Roaring Twenties And American Dream Essay Research

Roaring Twenties And American Dream Essay, Research Paper

During the Roaring Twenties, American lifestyles changed dramatically. Money was

abundant and people were going out and having fun. All of this wealth and

socializing contributes to the ?American Dream?. Jay Gatsby, the main

character of The Great Gatsby by F. Scott Fitzgerald symbolizes everything about

this dream. Gatsby thinks money is the answer to all his problems and desires.

This includes the woman he loves, Daisy. Jay Gatsby has the best of everything:

the nicest car, the best clothes, the biggest house, and the liveliest parties.

The car during the twenties was the most important status symbol. Gatsby?s car

is one of the most expensive, magnificent cars created then. Nick Carraway is in

awe the first time he sees it: ?I?d seen it. Everybody had seen it. It was a

rich cream color, bright with nickel, swollen here and there in its monstrous

length?? (68). Gatsby is able to make Tom Buchanan jealous with his car. Tom

takes the car into the city and tries to insult Gatsby, ?I?ll take you in

this circus wagon? (128). It is Gatsby?s dream, his marvelous car that

shatters Tom?s dream. Gatsby?s car hit Tom?s mistress, Myrtle Wilson and

kills her instantly. Jay attempts to hide his car: ?? he gave instructions

that the open car wasn?t to be taken out under any circumstances? (169). He

tells Nick that no one saw him returning to his house. Nick gets angry at this

because everyone knew the color of the car: ?I disliked him so much by this

time that I didn?t find it necessary to tell him he was wrong? (151).

Gatsby?s dream car is what indirectly leads to his death. Jay Gatsby buys his

huge mansion at West Egg in order to be directly across from Daisy Buchanan?s

house. While he is at the Buchanan?s house, he points this out to Tom:

?Gatsby?s eyes followed it momentarily; he raised his hand and pointed

across the bay. ?I?m right across from you.?? (124). Tom is again

overcome with jealousy. The way Nick describes Gatsby?s house helps the reader

it?s size and beauty: ??it was a factual imitation of some Hotel de Ville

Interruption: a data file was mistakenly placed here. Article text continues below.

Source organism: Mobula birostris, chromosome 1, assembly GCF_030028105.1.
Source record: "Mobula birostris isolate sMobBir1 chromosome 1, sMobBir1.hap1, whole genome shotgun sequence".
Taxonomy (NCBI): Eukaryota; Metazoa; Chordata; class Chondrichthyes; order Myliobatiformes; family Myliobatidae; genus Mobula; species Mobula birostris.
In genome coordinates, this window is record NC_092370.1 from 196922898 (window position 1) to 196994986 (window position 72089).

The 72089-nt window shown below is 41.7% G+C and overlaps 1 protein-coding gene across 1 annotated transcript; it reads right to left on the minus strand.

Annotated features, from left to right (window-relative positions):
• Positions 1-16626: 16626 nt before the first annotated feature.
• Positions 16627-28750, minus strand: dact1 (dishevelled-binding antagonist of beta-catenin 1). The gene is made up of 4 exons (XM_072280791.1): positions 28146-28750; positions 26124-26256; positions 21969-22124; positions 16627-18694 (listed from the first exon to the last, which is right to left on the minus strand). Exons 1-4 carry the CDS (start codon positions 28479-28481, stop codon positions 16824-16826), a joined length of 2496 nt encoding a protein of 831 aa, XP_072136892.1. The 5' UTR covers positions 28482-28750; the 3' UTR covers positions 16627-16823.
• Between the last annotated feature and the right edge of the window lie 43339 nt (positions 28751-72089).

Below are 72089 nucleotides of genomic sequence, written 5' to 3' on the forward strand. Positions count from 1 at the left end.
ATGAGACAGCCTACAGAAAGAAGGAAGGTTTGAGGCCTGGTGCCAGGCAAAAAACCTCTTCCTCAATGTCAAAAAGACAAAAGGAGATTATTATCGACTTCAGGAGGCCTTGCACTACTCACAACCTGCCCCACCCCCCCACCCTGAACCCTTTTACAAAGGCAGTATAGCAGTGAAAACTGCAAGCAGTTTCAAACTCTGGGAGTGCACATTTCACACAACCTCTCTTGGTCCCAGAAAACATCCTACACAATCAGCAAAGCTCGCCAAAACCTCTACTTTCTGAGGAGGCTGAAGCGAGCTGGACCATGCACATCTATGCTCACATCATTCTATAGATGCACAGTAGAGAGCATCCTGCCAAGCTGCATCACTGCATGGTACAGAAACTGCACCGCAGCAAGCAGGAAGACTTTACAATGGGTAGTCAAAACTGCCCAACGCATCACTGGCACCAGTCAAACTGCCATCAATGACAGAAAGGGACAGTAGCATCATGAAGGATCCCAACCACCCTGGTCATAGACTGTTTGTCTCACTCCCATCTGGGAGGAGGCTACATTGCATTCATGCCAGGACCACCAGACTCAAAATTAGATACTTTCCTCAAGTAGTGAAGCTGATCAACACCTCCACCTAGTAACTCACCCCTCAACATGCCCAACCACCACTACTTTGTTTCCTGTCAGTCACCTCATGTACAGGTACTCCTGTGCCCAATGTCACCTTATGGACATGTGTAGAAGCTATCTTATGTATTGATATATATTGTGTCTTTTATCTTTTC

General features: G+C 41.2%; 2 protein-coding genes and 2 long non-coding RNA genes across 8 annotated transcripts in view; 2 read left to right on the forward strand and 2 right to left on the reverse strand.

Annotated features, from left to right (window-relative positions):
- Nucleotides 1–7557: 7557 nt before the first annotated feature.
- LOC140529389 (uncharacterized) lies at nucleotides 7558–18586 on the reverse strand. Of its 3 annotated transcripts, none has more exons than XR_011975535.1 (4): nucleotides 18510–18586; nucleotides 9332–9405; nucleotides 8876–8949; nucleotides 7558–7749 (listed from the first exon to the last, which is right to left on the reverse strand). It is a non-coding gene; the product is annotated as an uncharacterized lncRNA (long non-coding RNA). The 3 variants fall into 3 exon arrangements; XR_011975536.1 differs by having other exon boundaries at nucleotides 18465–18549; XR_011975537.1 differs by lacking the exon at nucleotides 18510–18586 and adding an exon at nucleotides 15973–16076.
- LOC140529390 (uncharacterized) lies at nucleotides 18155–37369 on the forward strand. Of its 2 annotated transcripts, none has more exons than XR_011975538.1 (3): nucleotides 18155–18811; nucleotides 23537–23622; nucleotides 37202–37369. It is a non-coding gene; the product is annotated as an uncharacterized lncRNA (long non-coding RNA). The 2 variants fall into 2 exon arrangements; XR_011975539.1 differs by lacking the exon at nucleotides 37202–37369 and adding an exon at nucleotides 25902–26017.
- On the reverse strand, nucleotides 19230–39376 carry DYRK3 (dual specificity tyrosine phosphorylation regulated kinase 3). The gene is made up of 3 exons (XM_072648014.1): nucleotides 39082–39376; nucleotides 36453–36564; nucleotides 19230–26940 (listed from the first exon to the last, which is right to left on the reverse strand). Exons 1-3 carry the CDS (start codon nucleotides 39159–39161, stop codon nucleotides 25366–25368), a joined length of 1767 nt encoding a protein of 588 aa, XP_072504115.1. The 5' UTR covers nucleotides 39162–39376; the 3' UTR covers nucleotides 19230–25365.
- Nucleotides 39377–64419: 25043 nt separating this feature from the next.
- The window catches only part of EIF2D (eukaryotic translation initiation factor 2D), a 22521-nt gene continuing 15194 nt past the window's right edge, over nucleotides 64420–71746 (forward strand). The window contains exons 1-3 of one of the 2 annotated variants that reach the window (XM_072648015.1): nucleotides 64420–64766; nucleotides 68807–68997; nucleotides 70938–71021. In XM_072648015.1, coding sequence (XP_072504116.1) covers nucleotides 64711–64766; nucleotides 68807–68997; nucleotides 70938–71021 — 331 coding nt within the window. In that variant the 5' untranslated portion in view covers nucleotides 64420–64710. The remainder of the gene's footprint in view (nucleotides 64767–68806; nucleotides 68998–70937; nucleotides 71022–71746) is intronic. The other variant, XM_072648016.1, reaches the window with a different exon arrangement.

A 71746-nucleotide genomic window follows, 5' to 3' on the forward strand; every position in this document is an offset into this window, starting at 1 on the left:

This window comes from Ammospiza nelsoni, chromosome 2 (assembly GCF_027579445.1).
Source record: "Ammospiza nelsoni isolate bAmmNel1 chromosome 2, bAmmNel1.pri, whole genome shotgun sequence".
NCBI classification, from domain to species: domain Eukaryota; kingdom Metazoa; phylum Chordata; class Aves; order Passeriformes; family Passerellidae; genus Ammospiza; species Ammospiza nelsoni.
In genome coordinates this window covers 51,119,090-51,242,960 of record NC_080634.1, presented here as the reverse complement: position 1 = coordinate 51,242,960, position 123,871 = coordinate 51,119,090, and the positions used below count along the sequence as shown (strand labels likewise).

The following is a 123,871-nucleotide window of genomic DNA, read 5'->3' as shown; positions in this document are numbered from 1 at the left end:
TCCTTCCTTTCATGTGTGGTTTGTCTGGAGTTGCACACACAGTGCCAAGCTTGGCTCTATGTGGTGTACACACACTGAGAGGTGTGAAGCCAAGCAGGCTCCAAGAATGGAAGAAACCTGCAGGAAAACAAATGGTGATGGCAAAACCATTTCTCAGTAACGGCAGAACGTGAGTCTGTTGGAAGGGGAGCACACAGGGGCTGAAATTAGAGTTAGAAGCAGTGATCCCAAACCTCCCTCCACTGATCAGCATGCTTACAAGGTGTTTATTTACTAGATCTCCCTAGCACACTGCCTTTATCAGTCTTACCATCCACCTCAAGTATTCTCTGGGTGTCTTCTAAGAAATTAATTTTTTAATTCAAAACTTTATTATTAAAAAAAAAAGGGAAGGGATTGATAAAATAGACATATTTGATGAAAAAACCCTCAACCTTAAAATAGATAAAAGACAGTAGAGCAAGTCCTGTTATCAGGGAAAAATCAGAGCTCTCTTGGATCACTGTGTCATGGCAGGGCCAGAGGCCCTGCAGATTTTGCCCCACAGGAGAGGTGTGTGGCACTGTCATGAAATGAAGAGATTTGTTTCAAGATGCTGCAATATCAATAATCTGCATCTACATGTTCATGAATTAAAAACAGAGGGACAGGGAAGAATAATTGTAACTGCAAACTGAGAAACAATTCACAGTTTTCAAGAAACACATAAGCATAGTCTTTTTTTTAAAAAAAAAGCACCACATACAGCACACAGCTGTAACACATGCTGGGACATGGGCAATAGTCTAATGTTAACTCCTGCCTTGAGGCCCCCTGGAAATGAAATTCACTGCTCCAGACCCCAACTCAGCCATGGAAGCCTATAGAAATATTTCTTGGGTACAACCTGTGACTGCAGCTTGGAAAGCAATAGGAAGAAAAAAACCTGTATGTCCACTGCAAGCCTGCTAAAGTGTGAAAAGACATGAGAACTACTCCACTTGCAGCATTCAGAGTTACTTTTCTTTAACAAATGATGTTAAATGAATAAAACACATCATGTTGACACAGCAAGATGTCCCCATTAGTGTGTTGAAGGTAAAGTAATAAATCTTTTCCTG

in Normandy, with a tower on one side, spanking new under a thin beard of raw

ivy, and a marble swimming pool and more than forty acres of lawn and garden?

(9). Gatsby asks Nick to have Daisy over for tea, just so she can see his house.

Appearance means everything to Gatsby. In his attempt to win Daisy?s love, he

decided to wear his best outfit: ?Gatsby in a white flannel suit, silver shirt

and gold colored tie hurried in? (89). He invites Nick and Daisy over to give

them a tour of his house. Everything in every room is pointed out and explained.

In his room he opens his closet and dumps out all his shirts onto the floor.

Daisy cries in frustration when she realizes he is what she wants him to be:

??It makes me sad because I?ve never seen such ? such beautiful shirts

before? (98). Daisy can not understand how Gatsby can live in such a huge

house all by himself: ???I don?t see how you live there all alone??

(96). Gatsby is a very lonely person. Although he ?keep[s] it always full of

interesting people, night and day? (96) he doesn?t quite fit in with

everyone. Many people who attend his parties have no idea who he is. At his

parties, he is usually alone somewhere observing everyone: ??standing alone

on the marble steps and looking from one group to another with approving eyes.

Although to some it seems like Gatsby is fulfilling his dream, money can not buy

his happiness. Jay Gatsby?s dream revolves around recapturing Daisy?s love

for him. Daisy Buchanan does fall in love with Jay Gatsby. She does not marry

him and marries Tom instead because he ?was poor and she was tired of waiting

for [him]? (137). At first, Gatsby is able to catch Daisy in the thrill of

being changed. She begins to have an affair with him and wants him all to

herself: ??some authentically radiant young girl who with one fresh glance

at Gatsby, one moment of magical encounter, would blot out those five years of

unwavering devotion? (115). Although Gatsby?s wealth drew Daisy closer to

him, his money would never keep her. Daisy gets tired of men deciding everything

for her and breaks down: ??Oh, you want too much! I love you now ? isn?t

that enough? I can?t help what?s past. I did love him once ? but I loved

you too?? (139-140). Jay Gatsby?s dream is crushed and he no longer has

too much to live for. The Great Gatsby by F. Scott Fitzgerald is incredibly

written to help the reader understand what was going on during the Jazz Age. The

two main characters, Nick and Gatsby help balance the book?s effect. All the

themes and symbols are wonderfully added to the story. The whole issue on the

?American Dream? intrigued me because everything in the book is connected to



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